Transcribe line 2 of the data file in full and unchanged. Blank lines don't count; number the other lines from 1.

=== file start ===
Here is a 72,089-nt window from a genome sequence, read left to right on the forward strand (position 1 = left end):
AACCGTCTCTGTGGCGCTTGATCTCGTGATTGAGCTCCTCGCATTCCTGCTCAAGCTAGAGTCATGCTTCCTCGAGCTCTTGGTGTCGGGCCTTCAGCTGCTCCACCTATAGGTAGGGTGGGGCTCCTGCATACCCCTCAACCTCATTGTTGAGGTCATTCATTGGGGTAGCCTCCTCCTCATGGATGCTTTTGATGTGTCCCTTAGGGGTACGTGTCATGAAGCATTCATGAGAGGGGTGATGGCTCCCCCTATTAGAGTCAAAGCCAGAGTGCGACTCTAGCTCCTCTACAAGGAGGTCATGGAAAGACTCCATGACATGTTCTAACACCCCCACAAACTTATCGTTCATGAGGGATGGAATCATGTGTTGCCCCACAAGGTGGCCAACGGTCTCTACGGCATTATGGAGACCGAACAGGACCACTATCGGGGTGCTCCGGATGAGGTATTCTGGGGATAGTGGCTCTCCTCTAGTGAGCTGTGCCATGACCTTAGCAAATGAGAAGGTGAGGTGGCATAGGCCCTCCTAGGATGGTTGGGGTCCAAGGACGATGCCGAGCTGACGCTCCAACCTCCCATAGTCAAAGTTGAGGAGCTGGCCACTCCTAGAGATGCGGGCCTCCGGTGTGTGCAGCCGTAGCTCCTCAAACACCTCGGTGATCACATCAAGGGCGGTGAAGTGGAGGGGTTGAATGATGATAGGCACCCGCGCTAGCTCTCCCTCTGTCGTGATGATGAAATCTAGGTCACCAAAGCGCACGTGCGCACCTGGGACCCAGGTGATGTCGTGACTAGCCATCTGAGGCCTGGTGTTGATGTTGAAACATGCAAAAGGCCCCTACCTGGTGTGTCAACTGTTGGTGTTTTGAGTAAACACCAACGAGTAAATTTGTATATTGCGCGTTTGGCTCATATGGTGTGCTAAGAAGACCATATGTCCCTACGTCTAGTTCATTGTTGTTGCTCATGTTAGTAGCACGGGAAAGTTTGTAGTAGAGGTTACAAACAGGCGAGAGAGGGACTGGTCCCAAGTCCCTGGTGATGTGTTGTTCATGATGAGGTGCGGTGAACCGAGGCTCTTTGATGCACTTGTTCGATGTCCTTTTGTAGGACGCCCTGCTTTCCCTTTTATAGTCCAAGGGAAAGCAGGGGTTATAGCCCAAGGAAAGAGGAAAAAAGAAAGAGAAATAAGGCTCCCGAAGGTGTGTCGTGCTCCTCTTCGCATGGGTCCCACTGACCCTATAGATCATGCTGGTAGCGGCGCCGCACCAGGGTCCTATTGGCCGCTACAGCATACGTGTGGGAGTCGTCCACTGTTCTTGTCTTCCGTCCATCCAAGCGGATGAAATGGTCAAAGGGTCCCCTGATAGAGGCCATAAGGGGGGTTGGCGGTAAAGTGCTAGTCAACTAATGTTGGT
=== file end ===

AACCGTCTCTGTGGCGCTTGATCTCGTGATTGAGCTCCTCGCATTCCTGCTCAAGCTAGAGTCATGCTTCCTCGAGCTCTTGGTGTCGGGCCTTCAGCTGCTCCACCTATAGGTAGGGTGGGGCTCCTGCATACCCCTCAACCTCATTGTTGAGGTCATTCATTGGGGTAGCCTCCTCCTCATGGATGCTTTTGATGTGTCCCTTAGGGGTACGTGTCATGAAGCATTCATGAGAGGGGTGATGGCTCCCCCTATTAGAGTCAAAGCCAGAGTGCGACTCTAGCTCCTCTACAAGGAGGTCATGGAAAGACTCCATGACATGTTCTAACACCCCCACAAACTTATCGTTCATGAGGGATGGAATCATGTGTTGCCCCACAAGGTGGCCAACGGTCTCTACGGCATTATGGAGACCGAACAGGACCACTATCGGGGTGCTCCGGATGAGGTATTCTGGGGATAGTGGCTCTCCTCTAGTGAGCTGTGCCATGACCTTAGCAAATGAGAAGGTGAGGTGGCATAGGCCCTCCTAGGATGGTTGGGGTCCAAGGACGATGCCGAGCTGACGCTCCAACCTCCCATAGTCAAAGTTGAGGAGCTGGCCACTCCTAGAGATGCGGGCCTCCGGTGTGTGCAGCCGTAGCTCCTCAAACACCTCGGTGATCACATCAAGGGCGGTGAAGTGGAGGGGTTGAATGATGATAGGCACCCGCGCTAGCTCTCCCTCTGTCGTGATGATGAAATCTAGGTCACCAAAGCGCACGTGCGCACCTGGGACCCAGGTGATGTCGTGACTAGCCATCTGAGGCCTGGTGTTGATGTTGAAACATGCAAAAGGCCCCTACCTGGTGTGTCAACTGTTGGTGTTTTGAGTAAACACCAACGAGTAAATTTGTATATTGCGCGTTTGGCTCATATGGTGTGCTAAGAAGACCATATGTCCCTACGTCTAGTTCATTGTTGTTGCTCATGTTAGTAGCACGGGAAAGTTTGTAGTAGAGGTTACAAACAGGCGAGAGAGGGACTGGTCCCAAGTCCCTGGTGATGTGTTGTTCATGATGAGGTGCGGTGAACCGAGGCTCTTTGATGCACTTGTTCGATGTCCTTTTGTAGGACGCCCTGCTTTCCCTTTTATAGTCCAAGGGAAAGCAGGGGTTATAGCCCAAGGAAAGAGGAAAAAAGAAAGAGAAATAAGGCTCCCGAAGGTGTGTCGTGCTCCTCTTCGCATGGGTCCCACTGACCCTATAGATCATGCTGGTAGCGGCGCCGCACCAGGGTCCTATTGGCCGCTACAGCATACGTGTGGGAGTCGTCCACTGTTCTTGTCTTCCGTCCATCCAAGCGGATGAAATGGTCAAAGGGTCCCCTGATAGAGGCCATAAGGGGGGTTGGCGGTAAAGTGCTAGTCAACTAATGTTGGT